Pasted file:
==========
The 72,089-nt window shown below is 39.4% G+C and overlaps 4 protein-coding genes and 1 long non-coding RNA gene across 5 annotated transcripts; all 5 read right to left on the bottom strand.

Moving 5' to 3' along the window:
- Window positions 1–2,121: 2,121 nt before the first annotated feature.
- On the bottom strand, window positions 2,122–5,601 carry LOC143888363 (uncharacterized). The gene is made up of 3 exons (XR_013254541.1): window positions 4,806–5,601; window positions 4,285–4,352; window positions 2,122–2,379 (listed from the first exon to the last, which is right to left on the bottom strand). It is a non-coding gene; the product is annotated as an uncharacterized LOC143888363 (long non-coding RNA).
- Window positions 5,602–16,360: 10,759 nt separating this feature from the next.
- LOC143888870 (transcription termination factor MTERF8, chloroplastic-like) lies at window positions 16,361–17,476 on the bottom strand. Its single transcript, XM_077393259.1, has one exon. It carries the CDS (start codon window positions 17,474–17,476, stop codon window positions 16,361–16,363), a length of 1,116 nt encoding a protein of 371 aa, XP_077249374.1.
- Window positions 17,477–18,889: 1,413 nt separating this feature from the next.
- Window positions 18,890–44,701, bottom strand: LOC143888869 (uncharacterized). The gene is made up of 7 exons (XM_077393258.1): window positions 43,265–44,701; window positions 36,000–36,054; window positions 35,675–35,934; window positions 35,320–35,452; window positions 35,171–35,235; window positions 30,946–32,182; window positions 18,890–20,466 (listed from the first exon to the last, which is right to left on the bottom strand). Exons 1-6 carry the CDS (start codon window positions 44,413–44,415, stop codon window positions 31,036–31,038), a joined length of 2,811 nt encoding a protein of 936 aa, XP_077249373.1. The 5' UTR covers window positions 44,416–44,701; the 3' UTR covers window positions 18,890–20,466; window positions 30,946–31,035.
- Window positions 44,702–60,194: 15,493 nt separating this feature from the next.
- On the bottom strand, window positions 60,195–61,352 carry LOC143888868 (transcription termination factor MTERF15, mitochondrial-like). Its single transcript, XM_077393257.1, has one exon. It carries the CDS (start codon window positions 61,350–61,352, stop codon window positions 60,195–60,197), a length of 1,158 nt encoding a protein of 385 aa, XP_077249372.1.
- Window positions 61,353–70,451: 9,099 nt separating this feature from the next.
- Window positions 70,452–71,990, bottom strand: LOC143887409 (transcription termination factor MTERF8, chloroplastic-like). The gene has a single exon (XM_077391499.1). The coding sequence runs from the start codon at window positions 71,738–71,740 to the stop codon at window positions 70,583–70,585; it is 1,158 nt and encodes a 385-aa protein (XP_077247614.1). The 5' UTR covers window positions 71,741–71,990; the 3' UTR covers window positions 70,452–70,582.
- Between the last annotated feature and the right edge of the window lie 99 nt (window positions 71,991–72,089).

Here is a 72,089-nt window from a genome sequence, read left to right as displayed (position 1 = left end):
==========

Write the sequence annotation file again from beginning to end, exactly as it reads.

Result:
The 72,089-nt window shown below is 39.4% G+C and overlaps 4 protein-coding genes and 1 long non-coding RNA gene across 5 annotated transcripts; all 5 read right to left on the bottom strand.

Moving 5' to 3' along the window:
- Window positions 1–2,121: 2,121 nt before the first annotated feature.
- On the bottom strand, window positions 2,122–5,601 carry LOC143888363 (uncharacterized). The gene is made up of 3 exons (XR_013254541.1): window positions 4,806–5,601; window positions 4,285–4,352; window positions 2,122–2,379 (listed from the first exon to the last, which is right to left on the bottom strand). It is a non-coding gene; the product is annotated as an uncharacterized LOC143888363 (long non-coding RNA).
- Window positions 5,602–16,360: 10,759 nt separating this feature from the next.
- LOC143888870 (transcription termination factor MTERF8, chloroplastic-like) lies at window positions 16,361–17,476 on the bottom strand. Its single transcript, XM_077393259.1, has one exon. It carries the CDS (start codon window positions 17,474–17,476, stop codon window positions 16,361–16,363), a length of 1,116 nt encoding a protein of 371 aa, XP_077249374.1.
- Window positions 17,477–18,889: 1,413 nt separating this feature from the next.
- Window positions 18,890–44,701, bottom strand: LOC143888869 (uncharacterized). The gene is made up of 7 exons (XM_077393258.1): window positions 43,265–44,701; window positions 36,000–36,054; window positions 35,675–35,934; window positions 35,320–35,452; window positions 35,171–35,235; window positions 30,946–32,182; window positions 18,890–20,466 (listed from the first exon to the last, which is right to left on the bottom strand). Exons 1-6 carry the CDS (start codon window positions 44,413–44,415, stop codon window positions 31,036–31,038), a joined length of 2,811 nt encoding a protein of 936 aa, XP_077249373.1. The 5' UTR covers window positions 44,416–44,701; the 3' UTR covers window positions 18,890–20,466; window positions 30,946–31,035.
- Window positions 44,702–60,194: 15,493 nt separating this feature from the next.
- On the bottom strand, window positions 60,195–61,352 carry LOC143888868 (transcription termination factor MTERF15, mitochondrial-like). Its single transcript, XM_077393257.1, has one exon. It carries the CDS (start codon window positions 61,350–61,352, stop codon window positions 60,195–60,197), a length of 1,158 nt encoding a protein of 385 aa, XP_077249372.1.
- Window positions 61,353–70,451: 9,099 nt separating this feature from the next.
- Window positions 70,452–71,990, bottom strand: LOC143887409 (transcription termination factor MTERF8, chloroplastic-like). The gene has a single exon (XM_077391499.1). The coding sequence runs from the start codon at window positions 71,738–71,740 to the stop codon at window positions 70,583–70,585; it is 1,158 nt and encodes a 385-aa protein (XP_077247614.1). The 5' UTR covers window positions 71,741–71,990; the 3' UTR covers window positions 70,452–70,582.
- Between the last annotated feature and the right edge of the window lie 99 nt (window positions 71,991–72,089).

Here is a 72,089-nt window from a genome sequence, read left to right as displayed (position 1 = left end):